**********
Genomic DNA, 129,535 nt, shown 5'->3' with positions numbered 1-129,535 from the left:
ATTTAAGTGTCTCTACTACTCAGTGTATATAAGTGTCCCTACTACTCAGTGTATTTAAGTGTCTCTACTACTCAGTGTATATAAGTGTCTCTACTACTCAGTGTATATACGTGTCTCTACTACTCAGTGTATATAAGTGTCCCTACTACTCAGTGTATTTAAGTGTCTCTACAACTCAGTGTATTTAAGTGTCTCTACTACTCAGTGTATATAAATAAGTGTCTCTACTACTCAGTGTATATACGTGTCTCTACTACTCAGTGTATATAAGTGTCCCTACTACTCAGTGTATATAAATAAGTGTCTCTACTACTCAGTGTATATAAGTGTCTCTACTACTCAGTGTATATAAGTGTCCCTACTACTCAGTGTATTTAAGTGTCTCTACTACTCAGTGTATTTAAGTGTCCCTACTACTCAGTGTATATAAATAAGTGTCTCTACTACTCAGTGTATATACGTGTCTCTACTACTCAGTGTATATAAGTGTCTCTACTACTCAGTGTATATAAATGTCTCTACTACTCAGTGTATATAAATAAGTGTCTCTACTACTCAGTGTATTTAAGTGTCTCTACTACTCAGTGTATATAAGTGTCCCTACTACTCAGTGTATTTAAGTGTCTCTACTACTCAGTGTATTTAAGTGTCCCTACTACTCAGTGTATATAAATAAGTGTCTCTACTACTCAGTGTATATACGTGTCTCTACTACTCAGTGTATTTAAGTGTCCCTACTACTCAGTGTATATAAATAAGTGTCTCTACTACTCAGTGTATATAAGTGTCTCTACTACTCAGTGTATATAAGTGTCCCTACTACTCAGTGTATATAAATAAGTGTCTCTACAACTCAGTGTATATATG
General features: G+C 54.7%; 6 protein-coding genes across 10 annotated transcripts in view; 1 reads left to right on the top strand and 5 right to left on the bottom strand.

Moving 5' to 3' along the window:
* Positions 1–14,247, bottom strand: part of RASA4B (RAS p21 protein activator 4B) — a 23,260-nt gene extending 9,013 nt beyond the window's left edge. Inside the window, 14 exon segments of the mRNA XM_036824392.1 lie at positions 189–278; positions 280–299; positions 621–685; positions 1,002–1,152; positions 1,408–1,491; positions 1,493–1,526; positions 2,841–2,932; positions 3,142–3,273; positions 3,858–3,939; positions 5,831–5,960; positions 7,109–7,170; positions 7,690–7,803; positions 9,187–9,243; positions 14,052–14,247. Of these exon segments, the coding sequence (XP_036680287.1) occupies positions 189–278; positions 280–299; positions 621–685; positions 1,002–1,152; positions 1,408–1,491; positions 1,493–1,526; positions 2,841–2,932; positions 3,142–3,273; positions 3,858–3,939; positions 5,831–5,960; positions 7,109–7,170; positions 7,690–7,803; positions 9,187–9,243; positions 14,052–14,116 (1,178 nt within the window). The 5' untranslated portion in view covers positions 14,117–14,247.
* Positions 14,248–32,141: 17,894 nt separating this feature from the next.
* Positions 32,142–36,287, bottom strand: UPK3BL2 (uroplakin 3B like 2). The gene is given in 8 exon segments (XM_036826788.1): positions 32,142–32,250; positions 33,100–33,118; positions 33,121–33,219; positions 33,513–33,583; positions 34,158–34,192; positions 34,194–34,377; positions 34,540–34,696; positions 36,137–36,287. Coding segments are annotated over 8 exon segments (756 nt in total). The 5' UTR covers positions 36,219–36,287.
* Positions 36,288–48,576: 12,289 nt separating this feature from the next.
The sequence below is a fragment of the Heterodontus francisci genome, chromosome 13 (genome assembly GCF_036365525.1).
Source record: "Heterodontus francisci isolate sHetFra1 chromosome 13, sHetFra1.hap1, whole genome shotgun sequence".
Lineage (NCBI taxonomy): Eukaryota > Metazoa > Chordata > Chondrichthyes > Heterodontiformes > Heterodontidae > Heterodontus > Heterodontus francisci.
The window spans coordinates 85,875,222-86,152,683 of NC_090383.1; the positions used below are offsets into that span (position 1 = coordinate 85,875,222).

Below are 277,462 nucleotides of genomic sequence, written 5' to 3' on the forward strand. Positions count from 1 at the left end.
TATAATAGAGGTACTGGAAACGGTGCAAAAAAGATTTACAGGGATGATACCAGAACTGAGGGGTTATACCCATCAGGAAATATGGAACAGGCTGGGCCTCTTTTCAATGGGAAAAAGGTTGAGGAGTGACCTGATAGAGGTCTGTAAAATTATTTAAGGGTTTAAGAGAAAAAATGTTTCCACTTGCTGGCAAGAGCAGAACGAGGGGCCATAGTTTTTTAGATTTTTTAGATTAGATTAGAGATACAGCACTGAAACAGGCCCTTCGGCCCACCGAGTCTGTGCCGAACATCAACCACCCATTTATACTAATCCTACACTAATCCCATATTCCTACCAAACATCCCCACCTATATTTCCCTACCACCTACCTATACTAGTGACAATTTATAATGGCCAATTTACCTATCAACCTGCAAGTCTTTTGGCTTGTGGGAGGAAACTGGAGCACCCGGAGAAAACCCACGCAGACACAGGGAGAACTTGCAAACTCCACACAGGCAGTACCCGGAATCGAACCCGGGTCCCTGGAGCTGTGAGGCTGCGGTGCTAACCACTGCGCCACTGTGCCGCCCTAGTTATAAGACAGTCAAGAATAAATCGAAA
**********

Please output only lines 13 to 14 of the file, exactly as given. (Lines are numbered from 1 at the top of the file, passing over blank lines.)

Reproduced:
Below are 277,462 nucleotides of genomic sequence, written 5' to 3' on the forward strand. Positions count from 1 at the left end.
TATAATAGAGGTACTGGAAACGGTGCAAAAAAGATTTACAGGGATGATACCAGAACTGAGGGGTTATACCCATCAGGAAATATGGAACAGGCTGGGCCTCTTTTCAATGGGAAAAAGGTTGAGGAGTGACCTGATAGAGGTCTGTAAAATTATTTAAGGGTTTAAGAGAAAAAATGTTTCCACTTGCTGGCAAGAGCAGAACGAGGGGCCATAGTTTTTTAGATTTTTTAGATTAGATTAGAGATACAGCACTGAAACAGGCCCTTCGGCCCACCGAGTCTGTGCCGAACATCAACCACCCATTTATACTAATCCTACACTAATCCCATATTCCTACCAAACATCCCCACCTATATTTCCCTACCACCTACCTATACTAGTGACAATTTATAATGGCCAATTTACCTATCAACCTGCAAGTCTTTTGGCTTGTGGGAGGAAACTGGAGCACCCGGAGAAAACCCACGCAGACACAGGGAGAACTTGCAAACTCCACACAGGCAGTACCCGGAATCGAACCCGGGTCCCTGGAGCTGTGAGGCTGCGGTGCTAACCACTGCGCCACTGTGCCGCCCTAGTTATAAGACAGTCAAGAATAAATCGAAA